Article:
I recently talked with my Bank Manager, naturally a very important person for us. After we had talked about us, we talked about the changes in his industry and in ours. And he explained the revolution in retail banking, and especially in banking for small businesses, over the past fifteen years or so.

At the start the banks’ main focus was on pure short-term profit. The advent of call centres and of Internet banking meant the personal touch was no longer necessary. So people were moved around very quickly, promotions were often rapid and talent was sought in every other sector of the economy to boost the banking talent pool.

And the customer became a number. I remember his frustration, as he couldn’t get close to his customers. Equally customer loyalty wasn’t valued so we got much better deals by moving, first away and then back.

He felt that banks had forgotten that banking wasn’t just about numbers, it was about people. About ten years ago, after the crash, Business Bank Managers took back control of local areas. And they were kept in those areas for a time, developing local relationships, understanding their customers properly.

But then internet banking technology got better, and more relied upon.  And then it was the customer who took the lead, deciding that it was quicker to go on line than to phone. It was faster to rely on a machine driven decision than to wait for a human.

So now there are fewer business banking teams, covering more people.  And banking has moved out of branches, less cash, fewer cheques, and is carried out more remotely. And branches are closing.

Banking is a huge business and its model has changed several times since the start of this century. I am not sure automotive retailing has changed much in that time, but it’s about to.

You can bank on it.

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Understand that in interview situations, as in any other form of communication, when you are asked a question what is genuinely required is an honest response.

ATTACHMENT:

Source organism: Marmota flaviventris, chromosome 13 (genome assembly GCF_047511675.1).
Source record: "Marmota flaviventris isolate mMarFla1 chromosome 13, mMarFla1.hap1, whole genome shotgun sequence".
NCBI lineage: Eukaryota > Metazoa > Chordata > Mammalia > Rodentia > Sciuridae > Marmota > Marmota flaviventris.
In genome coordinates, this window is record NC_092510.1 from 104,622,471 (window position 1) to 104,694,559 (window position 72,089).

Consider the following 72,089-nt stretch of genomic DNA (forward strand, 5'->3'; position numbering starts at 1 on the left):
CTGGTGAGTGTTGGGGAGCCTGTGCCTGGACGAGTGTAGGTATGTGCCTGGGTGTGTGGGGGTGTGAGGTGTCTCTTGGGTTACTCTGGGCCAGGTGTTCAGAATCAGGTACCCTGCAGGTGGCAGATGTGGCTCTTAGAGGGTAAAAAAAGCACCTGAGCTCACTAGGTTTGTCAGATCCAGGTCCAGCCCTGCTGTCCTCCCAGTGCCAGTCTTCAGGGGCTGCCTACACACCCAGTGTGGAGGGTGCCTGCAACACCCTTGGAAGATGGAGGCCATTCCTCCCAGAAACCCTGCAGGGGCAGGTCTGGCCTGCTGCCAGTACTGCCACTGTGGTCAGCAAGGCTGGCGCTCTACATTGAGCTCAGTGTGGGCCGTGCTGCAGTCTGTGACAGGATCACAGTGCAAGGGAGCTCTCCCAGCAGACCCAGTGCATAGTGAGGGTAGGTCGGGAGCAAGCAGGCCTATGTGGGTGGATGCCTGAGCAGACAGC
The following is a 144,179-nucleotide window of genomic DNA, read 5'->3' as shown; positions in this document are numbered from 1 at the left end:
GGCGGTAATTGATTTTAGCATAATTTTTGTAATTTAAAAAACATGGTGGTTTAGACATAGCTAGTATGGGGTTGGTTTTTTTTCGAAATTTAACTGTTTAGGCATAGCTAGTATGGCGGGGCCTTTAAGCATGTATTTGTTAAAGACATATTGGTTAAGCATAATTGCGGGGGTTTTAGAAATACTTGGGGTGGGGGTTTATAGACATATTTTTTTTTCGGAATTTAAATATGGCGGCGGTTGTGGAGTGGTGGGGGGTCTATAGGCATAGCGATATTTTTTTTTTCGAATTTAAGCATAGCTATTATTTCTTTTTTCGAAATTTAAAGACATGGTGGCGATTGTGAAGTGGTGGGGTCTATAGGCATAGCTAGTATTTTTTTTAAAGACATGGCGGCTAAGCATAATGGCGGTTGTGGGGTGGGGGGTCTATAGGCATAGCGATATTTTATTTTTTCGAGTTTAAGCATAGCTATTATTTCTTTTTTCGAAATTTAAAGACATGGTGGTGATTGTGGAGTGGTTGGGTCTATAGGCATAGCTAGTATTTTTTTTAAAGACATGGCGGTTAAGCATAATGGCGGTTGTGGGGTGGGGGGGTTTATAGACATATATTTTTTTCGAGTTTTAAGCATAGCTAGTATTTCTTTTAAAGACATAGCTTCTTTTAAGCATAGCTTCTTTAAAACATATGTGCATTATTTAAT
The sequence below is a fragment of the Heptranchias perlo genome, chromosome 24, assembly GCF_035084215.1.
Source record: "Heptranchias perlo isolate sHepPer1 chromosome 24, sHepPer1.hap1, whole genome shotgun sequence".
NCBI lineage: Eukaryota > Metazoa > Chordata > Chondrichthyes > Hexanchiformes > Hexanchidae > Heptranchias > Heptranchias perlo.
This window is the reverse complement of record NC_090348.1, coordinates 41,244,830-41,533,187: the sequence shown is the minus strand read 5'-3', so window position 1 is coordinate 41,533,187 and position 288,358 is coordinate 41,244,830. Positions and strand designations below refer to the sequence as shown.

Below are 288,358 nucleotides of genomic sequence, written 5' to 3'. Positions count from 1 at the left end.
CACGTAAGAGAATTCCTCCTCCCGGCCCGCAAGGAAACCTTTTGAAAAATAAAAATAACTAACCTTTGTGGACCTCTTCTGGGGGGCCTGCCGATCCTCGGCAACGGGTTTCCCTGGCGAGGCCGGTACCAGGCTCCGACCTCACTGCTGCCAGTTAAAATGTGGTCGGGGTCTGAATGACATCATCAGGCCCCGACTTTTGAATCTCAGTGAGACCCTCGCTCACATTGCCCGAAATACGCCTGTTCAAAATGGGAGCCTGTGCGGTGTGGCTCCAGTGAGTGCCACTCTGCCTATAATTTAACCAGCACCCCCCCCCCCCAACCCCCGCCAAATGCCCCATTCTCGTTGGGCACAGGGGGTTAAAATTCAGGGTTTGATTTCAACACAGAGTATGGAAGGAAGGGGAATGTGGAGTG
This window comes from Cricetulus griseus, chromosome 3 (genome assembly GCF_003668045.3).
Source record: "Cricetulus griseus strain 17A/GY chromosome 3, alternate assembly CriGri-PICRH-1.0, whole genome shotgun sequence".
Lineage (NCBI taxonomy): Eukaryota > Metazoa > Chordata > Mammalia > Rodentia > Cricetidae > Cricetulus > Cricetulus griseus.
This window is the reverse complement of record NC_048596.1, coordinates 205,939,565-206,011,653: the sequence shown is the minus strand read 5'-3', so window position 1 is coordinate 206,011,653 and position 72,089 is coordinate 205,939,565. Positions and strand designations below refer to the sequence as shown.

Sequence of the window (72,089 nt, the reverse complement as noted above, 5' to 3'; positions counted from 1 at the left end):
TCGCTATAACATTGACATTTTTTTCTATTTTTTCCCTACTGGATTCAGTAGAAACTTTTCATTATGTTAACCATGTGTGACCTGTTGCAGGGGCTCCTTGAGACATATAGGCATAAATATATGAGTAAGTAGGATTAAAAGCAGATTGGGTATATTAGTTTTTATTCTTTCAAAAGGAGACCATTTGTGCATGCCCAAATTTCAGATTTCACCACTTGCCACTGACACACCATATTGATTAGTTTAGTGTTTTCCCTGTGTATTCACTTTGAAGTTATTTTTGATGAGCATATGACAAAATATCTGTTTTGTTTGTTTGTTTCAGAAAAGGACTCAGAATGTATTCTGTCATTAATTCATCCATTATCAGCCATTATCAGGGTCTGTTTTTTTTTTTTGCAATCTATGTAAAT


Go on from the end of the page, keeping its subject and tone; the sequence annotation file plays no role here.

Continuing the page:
Don’t spend your time worrying about “interview technique” or second guessing your interviewer, telling them what they want to hear. Do that very well and they will end up employing the wrong person, do it badly and they will simply be put off you from the start.

Genuine employers with real career opportunities will respect far more those that handle well the unpleasant truth (maybe you were sacked by making a really silly mistake that you would never repeat, or maybe you failed all your A ‘Levels because you hated your school and were in with the wrong group of friends) than somebody who lies or deliberately misleads to hide the truth.

Most interviewers realise that people have problems with their careers and their lives. But what we look for in capable Managers are people who recognise problems, who handle them and deal with them logically and effectively. What we are not looking for are people who refuse to acknowledge that problems exist and try and sweep them under the carpet.

So next time you are in an interview situation, beware of the bull. Talk straight, admit your mistakes and show how you dealt with them positively and you will impress.

You will certainly impress far more than those who tell you they have so much talent that it is difficult to understand why they were not Prime Minister by the age of 35.